By now many of us have become aware of the Netflix series 13 Reasons Why, which is a series depicting the experience of a young teenager who commits suicide. Throughout the series the main character shares the various hurts and traumas she has gone through that leads to her decision to end her life. For many people this has been a troubling show to watch due to its graphic content, which includes a detailed depiction of sexual assault and the process of a completed suicide including the detailed depiction of the character dying through suicide.
Multiple media outlets have highlighted the creators intent to open dialogue surrounding suicide and not to glamorize the process of dying by way of suicide. However, for many the interpretation and impact of the visual content has had varying responses. For some it has been highly triggering and has increased suicidal ideation. For others it has created curiosity and the desire to open communication about suicide.
For all parents even those with the best filters or rules about viewing mature content, chances are your tween or teenager will be exposed to this show in some fashion. Whether viewing it themselves or through interactions with friends and social media, 13 Reasons Why isn’t going away and here are five questions to support you in starting this necessary conversation with your teen or tween.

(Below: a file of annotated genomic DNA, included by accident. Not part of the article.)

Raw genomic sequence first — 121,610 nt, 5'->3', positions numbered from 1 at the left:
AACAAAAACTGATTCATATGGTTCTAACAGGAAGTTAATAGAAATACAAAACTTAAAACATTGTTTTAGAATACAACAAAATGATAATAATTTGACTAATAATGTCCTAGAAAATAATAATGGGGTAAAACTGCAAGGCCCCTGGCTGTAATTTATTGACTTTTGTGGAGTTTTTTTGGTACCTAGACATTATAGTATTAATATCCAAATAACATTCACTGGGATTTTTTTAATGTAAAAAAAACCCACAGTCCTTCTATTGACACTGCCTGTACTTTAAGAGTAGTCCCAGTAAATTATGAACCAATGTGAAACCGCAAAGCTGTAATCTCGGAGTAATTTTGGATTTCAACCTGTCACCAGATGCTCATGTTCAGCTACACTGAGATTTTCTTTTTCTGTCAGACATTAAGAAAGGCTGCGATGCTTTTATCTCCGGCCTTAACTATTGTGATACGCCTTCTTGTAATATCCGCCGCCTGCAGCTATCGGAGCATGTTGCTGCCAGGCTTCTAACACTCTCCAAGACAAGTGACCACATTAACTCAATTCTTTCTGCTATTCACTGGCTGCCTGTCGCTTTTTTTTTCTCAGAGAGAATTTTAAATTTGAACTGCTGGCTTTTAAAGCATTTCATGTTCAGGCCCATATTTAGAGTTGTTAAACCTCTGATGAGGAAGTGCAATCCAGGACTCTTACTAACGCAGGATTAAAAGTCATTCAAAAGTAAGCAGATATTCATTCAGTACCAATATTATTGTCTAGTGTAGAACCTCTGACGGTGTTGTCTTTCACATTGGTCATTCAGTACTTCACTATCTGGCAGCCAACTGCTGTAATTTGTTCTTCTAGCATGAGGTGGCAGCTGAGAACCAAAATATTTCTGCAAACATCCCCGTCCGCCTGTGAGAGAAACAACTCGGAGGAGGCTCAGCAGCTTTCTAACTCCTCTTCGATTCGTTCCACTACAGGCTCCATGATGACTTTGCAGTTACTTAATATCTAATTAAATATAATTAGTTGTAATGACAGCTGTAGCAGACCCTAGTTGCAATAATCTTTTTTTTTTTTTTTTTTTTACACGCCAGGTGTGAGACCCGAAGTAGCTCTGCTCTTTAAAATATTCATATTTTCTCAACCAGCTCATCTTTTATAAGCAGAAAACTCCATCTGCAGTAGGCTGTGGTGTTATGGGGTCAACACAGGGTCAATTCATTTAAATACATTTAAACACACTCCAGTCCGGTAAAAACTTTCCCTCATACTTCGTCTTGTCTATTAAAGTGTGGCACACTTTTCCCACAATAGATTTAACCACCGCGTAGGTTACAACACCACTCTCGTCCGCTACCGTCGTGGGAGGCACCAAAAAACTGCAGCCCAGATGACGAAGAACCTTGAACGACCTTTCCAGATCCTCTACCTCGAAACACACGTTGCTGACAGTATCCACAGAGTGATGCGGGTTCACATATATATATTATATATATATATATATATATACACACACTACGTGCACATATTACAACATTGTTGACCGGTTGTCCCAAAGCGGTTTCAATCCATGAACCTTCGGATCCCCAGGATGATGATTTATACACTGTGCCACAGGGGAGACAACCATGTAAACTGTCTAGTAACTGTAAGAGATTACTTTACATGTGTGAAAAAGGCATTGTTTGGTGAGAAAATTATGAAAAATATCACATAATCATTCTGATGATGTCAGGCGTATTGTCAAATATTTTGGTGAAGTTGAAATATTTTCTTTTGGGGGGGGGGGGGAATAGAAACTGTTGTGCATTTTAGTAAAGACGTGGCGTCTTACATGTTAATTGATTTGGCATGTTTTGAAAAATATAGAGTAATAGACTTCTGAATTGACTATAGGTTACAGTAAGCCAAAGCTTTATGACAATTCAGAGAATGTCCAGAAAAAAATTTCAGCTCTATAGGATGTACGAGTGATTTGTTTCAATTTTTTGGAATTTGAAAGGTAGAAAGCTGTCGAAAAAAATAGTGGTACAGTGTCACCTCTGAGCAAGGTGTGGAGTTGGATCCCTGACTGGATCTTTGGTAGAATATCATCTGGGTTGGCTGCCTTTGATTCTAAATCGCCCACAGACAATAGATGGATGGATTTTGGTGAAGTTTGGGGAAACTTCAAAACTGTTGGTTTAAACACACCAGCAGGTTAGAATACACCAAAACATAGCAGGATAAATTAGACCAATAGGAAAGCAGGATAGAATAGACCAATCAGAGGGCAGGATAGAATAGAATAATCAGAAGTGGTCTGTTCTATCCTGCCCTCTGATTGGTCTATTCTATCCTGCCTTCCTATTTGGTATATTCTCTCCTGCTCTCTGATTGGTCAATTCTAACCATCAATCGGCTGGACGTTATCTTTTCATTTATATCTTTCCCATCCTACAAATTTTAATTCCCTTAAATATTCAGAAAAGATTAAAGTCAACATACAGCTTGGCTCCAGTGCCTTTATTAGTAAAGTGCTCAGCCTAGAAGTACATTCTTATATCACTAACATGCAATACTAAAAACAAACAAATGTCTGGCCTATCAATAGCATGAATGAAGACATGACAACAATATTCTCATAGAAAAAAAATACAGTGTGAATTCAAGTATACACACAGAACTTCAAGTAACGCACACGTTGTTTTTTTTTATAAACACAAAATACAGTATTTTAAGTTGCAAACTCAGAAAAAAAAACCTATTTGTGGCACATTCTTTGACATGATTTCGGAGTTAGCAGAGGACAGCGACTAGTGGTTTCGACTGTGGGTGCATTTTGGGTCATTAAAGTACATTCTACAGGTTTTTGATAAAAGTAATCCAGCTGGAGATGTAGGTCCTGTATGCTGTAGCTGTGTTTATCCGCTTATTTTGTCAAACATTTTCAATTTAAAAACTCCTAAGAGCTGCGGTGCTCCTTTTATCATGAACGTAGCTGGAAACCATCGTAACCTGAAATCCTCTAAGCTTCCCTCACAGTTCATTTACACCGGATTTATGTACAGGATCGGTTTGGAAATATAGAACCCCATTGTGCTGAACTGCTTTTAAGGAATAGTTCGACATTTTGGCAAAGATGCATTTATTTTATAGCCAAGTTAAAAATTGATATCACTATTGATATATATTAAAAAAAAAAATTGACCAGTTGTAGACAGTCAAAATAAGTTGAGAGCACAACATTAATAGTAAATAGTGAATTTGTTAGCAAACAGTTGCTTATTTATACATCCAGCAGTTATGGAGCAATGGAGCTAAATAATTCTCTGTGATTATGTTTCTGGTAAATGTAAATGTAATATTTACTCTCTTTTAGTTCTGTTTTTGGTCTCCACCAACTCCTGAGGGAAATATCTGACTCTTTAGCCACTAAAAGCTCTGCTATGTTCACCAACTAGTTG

What do you understand about the show?
Were there aspects of the show that you personally related to?
Is there anything I can do to help support you in understanding the realities of suicide?
Have you ever had thoughts like this yourself? Can you help me understand them?
Is there anything I can do for you?
If you discover your child has struggled with suicidal thoughts or is currently having them, it is important to not dismiss the seriousness of their experiences and these thoughts and to seek out help from licensed professional immediately. Below are resources for parents and children who may be in crisis.
If you feel your child could benefit from further professional help Wasatch Family Therapy is here to serve you.
National Suicide Prevention Life Line 1-800-273-TALK
The Utah Crisis Line 1-801-587-3000
The Trevor Project (LGBTQ Youth) 1-866-488-7386